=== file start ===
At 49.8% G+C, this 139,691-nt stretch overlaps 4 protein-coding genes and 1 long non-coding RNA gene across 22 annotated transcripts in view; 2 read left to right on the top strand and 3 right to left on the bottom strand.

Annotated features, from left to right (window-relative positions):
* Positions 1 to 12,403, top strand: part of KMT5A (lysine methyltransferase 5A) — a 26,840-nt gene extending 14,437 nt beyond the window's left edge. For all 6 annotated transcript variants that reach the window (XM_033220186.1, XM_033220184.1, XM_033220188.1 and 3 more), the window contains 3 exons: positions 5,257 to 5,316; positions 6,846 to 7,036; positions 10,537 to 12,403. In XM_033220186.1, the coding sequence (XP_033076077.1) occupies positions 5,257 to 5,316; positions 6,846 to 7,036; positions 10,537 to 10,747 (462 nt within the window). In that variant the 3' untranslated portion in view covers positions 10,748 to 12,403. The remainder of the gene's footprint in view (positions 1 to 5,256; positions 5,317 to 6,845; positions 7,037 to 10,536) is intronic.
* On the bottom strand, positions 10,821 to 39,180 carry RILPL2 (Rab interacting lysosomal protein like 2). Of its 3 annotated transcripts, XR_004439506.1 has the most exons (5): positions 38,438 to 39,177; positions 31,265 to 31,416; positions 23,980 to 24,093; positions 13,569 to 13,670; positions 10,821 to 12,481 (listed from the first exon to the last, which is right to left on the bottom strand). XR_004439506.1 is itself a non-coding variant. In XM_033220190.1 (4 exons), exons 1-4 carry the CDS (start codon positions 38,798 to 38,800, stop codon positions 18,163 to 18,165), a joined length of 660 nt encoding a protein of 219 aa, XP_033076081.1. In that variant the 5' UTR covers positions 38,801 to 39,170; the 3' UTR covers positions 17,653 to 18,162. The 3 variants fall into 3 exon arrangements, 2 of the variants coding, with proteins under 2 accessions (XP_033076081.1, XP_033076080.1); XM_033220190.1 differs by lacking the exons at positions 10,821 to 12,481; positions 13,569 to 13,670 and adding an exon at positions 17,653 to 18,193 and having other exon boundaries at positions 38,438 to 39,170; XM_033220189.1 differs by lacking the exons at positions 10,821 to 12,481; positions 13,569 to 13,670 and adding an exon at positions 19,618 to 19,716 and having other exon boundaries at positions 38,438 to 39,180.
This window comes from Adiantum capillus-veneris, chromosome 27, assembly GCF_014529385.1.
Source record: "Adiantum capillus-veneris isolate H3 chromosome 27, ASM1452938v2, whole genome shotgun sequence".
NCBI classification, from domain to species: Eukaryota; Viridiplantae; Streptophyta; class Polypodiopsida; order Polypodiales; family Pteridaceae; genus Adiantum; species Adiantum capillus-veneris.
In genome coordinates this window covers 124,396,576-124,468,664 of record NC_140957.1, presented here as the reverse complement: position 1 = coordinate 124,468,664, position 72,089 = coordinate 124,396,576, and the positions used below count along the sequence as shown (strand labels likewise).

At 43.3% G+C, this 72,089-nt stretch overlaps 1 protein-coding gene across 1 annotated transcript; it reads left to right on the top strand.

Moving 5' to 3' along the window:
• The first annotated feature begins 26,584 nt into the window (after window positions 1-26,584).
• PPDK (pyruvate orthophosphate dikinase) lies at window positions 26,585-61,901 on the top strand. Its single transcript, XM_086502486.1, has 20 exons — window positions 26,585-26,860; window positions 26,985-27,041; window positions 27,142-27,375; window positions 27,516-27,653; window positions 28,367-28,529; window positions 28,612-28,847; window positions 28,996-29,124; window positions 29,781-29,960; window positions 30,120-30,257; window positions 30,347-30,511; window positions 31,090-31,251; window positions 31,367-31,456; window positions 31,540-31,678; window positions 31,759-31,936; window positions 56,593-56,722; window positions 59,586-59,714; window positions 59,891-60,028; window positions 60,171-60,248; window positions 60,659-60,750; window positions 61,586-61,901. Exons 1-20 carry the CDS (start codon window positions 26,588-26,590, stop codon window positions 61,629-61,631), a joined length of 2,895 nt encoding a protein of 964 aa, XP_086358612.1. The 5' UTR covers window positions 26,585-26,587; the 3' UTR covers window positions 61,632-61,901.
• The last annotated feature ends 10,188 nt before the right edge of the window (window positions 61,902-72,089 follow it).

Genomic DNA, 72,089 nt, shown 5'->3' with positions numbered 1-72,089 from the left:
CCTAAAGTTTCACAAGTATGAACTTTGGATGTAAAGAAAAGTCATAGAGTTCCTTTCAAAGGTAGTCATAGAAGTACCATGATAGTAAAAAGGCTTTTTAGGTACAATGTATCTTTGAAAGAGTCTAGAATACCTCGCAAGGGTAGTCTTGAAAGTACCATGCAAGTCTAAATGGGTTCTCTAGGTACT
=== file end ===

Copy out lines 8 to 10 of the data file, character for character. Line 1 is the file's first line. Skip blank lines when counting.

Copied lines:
In genome coordinates this window covers 124,396,576-124,468,664 of record NC_140957.1, presented here as the reverse complement: position 1 = coordinate 124,468,664, position 72,089 = coordinate 124,396,576, and the positions used below count along the sequence as shown (strand labels likewise).

At 43.3% G+C, this 72,089-nt stretch overlaps 1 protein-coding gene across 1 annotated transcript; it reads left to right on the top strand.

Moving 5' to 3' along the window: